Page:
By Maggie Calloway
As reluctant as we are to even think of the cold damp days and months ahead, some action and attention to detail now while the weather is relatively mild could save you big problems and lots of money if things go pear-shaped with your furnace in the middle of winter.
Alex Williams, a partner with his brother in A.D.W. Mainland Heat & Air Conditioning, is an expert on heating and cooling. Twenty-seven years of experience means there is not a lot Williams doesn’t know.
The first step depends on how old your furnace is. If it’s less than 10 years old, “(you) can take a chance and turn the furnace on because they have a lot of the newer technology and they don’t use much service,” Williams says. “If the furnace is over 10 years old (you) should get a licensed gas fitter to come in for a full service check.”
He says they should check several things before giving you the go-ahead.
“They should check the heat exchanger, the motor, the amperage draw, a clocking to make sure it’s burning correctly and they should test with a monometer to see if the pressure going to the burner is correct,” Williams says. “The biggest thing is to check for cracks in the heat exchanger because over time metal expands and contracts with heat and eventually it breaks.”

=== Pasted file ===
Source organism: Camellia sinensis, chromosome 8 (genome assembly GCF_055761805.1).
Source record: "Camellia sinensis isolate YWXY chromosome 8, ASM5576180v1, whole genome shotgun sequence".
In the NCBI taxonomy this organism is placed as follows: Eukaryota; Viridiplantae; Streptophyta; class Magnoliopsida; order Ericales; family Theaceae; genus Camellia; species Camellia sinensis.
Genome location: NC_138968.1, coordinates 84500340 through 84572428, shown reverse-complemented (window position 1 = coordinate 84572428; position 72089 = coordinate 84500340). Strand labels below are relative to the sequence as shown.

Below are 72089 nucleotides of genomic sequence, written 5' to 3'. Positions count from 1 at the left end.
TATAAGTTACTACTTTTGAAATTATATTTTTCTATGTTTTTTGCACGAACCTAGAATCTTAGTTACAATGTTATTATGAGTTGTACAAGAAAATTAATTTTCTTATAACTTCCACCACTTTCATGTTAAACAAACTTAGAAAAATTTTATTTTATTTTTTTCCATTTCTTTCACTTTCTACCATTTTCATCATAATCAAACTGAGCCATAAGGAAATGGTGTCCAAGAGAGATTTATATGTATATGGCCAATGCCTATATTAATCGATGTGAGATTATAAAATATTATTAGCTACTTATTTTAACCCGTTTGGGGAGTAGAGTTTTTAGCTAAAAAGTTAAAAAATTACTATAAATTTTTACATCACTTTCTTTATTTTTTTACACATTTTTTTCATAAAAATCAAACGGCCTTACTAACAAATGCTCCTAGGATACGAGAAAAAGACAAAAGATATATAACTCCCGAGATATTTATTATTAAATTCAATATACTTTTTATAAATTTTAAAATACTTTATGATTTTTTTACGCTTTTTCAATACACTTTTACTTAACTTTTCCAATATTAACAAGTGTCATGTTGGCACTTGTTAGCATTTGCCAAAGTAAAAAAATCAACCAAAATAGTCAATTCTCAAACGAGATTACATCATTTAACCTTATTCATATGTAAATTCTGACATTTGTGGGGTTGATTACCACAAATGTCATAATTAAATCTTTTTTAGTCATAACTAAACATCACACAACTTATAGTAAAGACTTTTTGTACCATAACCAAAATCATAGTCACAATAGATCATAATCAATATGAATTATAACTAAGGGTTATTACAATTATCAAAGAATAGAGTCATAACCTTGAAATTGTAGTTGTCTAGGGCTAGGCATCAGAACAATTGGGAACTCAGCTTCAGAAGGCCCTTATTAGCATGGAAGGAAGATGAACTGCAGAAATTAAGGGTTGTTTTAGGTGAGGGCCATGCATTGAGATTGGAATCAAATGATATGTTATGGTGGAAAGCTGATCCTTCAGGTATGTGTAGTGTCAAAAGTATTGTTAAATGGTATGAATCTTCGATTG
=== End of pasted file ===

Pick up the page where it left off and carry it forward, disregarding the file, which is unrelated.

The biggest problem with a cracked heat exchanger is that it can release carbon monoxide into the house.
“I would say out of twenty furnaces over 20 years old, five of them will have cracks,” Williams says. “If your family suffers from chronic flu-like symptoms or constant tiredness while at home and they feel better when they are away from the home, check the carbon monoxide levels in the home immediately; your family may be being poisoned.”
Williams also says a furnace over 20 years old is only 50 per cent efficient. One has to think about replacing the unit if $50 out of every $100 you send to the natural gas provider is literally not providing any comfort to the family.
“Right now the federal government has a grant program called EcoEnergy and the provincial government’s program LiveSmart,” Williams says. “Just by changing your old furnace to a high efficiency (one) you will get $1,390 back … The average cost of putting in a high efficiency furnace is $4,700 so you are only looking at around $3,300. If you are now losing 50 per cent on the dollar with your old furnace it doesn’t take long to pay for a new safe, efficient one.”